Sunday, 31 December 2017

Gussie's Predicament

FROM STIFF UPPER LIP, JEEVES, BY SIR P G WODEHOUSE KBE

BERTIE: "But what's happened?"

I faltered, if faltered's the word.

JEEVES: "I regret to inform you, sir, that Miss Bassett has insisted on Mr Fink-Nottle [Gussie] adopting a vegetarian diet. His mood is understandably disgruntled and rebellious."

I tottered.

In my darkest hour I had never anticipated anything as bad as this.

You wouldn't think it to look at him, because he's small and shrimplike and never puts on weight, but Gussie loves food.

Watching him tucking into his rations at the Drones [Club], a tapeworm would raise its hat respectfully, knowing that it was in the presence of a master.

Cut him off, therefore, from the roasts and boileds and particularly from cold steak and kidney pie, a dish of which he is inordinately fond, and you turned him into something fit for treasons, strategems and spoils, as the fellow said.

First published in June, 2013.

Tuesday, 26 December 2017

Wodehouse Gems: II

Stiff Upper Lip Jeeves by Sir P G Wodehouse, KBE, published  in 1963


Bertie Wooster's arch-adversary, Roderick Spode, Earl of Sidcup, features heavily in this book.

Spode, as Bertie calls him, is a character we all love to hate.

Here is one of my favourite passages that always makes me laugh:-

'...Spode pivoted round and gave me a penetrating look. He had grown a bit, I noticed, since I had last seen him, being now about nine foot seven. ...I had compared him to a gorilla, and what I had had in mind had been the ordinary run-of-the-mill gorilla, not the large economy size'. 

...'To ease the strain, I asked him if he would have a cucumber sandwich, but with an impassioned gesture he indicated that he was not in the market for cucumber sandwiches..."a muffin?" 


No, not a muffin, either. He seemed to be on a diet.

"Wooster", he said, his jaw muscles moving freely, "I can't make up my mind whether to break your neck or not."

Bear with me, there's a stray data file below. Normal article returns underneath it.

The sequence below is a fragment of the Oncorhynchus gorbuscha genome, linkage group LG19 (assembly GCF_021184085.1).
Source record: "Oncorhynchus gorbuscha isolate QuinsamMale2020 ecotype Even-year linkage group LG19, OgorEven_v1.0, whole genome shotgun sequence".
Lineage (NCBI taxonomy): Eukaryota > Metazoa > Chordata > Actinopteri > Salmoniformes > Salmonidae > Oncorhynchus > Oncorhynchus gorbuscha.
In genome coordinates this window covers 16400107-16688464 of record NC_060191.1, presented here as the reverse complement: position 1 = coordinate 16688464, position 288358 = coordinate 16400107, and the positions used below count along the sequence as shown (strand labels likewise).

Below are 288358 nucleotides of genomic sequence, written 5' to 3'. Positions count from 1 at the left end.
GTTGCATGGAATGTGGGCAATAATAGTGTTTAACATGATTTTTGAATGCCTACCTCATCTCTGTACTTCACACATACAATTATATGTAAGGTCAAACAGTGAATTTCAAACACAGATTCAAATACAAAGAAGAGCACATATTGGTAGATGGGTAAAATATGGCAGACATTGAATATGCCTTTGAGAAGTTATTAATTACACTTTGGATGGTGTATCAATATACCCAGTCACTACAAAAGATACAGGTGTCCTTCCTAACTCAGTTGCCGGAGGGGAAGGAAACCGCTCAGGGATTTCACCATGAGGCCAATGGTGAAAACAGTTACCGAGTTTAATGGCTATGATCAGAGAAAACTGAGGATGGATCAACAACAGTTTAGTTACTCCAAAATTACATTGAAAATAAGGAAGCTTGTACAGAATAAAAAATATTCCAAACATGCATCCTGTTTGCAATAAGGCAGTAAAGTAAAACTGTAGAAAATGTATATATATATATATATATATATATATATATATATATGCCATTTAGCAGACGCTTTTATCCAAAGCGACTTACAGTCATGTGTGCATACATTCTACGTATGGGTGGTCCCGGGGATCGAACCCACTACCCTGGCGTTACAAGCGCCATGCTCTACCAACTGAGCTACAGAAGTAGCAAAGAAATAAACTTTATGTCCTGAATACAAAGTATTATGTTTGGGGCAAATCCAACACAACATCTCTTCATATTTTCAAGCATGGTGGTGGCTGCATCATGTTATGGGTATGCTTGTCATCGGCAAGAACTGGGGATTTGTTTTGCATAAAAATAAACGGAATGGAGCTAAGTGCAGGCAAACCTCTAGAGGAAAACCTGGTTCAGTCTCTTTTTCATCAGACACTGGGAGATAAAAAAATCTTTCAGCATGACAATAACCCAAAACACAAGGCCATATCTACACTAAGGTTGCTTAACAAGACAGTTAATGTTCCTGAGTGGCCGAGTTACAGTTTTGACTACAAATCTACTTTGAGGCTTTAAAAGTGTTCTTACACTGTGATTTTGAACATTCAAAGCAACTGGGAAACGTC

And so on. Wodehouse's command of the English language was supreme. Brilliant.

Wodehouse's character, Spode, is believed to be modelled on the war-time fascist leader, Sir Oswald Mosley Bt.

The Mosleys had a connection with Staffordshire, the county where Spode pottery is made; hence the Spode name.

First published in March, 2009.

Monday, 11 December 2017

Brackenber: 1956

Here is the Class of 1956 at Brackenber House School.

Malcolm Lennox kindly provided the photograph.

Click on the image to enlarge it.

Dr Kevin Vaughan, a fellow pupil at Brackenber from 1953-59, has sent me the following information:
I recognise all the teachers except the lady at the end. Next to Mr Craig is Miss Rankin, then Miss McKeown, then Miss Gilbert. I think Miss Rankin's first name was Zena, not Zoe!
To the other side of Mr Craig is Norman Henry (I am two rows directly behind him, rather skinny!), then Ronnie Hunter, then Mr T P Sheehan, then Dennis Fergusson, then Mr Walmsley (spelling?) then Mr Williams who was an old boy who came to teach temporarily.
On the front row at one end is A W P Coutts, and at the other Smith, Anthony Malcomson, J A M Grant. I also recognise several of my contemporaries. After my parents moved to England, I spent my last year at Brackenber as a weekly boarder and spent the weekends with friends.
There was a small two bed dormitory where boys would occasionally stay. John Craig and Ronnie Hunter were the two masters who also lived on the premises and I got to know them both quite well.
One of my amusing memores of the school routine is that when they had finished eating lunch but before the boys where allowed to leave their seats, John Craig and Norman Henry would always get up, walk to one end of the dining hall and smoke a cigarette - it was always Mr Henry who offered Mr Craig a cigarette, never the other way round!
First published in January, 2010.

Wednesday, 22 November 2017

The Marchioness of Dufferin and Ava

When the 5th Marquess of Dufferin and Ava died in 1988 without issue, Clandeboye estate passed to his widow Serena Belinda (Lindy) Rosemary, Marchioness of Dufferin and Ava (1941-2020).

The marquessate expired following the death of the 5th and last Marquess.


Lady Dufferin inherited a considerable fortune at the time, not least due to the Guinness connection.

She also inherited the beautiful Clandeboye Estate, near Bangor, County Down, and a London residence in Holland Park.

Clandeboye Estate comprises about 2,000 acres of prime Ulster woodland and gardens, making it one of the finest private country estates in Northern Ireland.

Lady Dufferin had a great passion the Arts, painting and conservation.

Clandeboye Golf Club has now become an integral part of the estate.


There is a memorial to the 1st Marquess in the grounds of Belfast City Hall.

I have written an article in April, 2009, entitled The Four Great Ulster Marquessates.

First published in August, 2009.  Dufferin arms courtesy of European Heraldry.

Monday, 20 November 2017

Royal GCVO

20th November, 2017

The Queen has been graciously pleased to give orders for the following promotion in the Royal Victorian Order: 

GCVO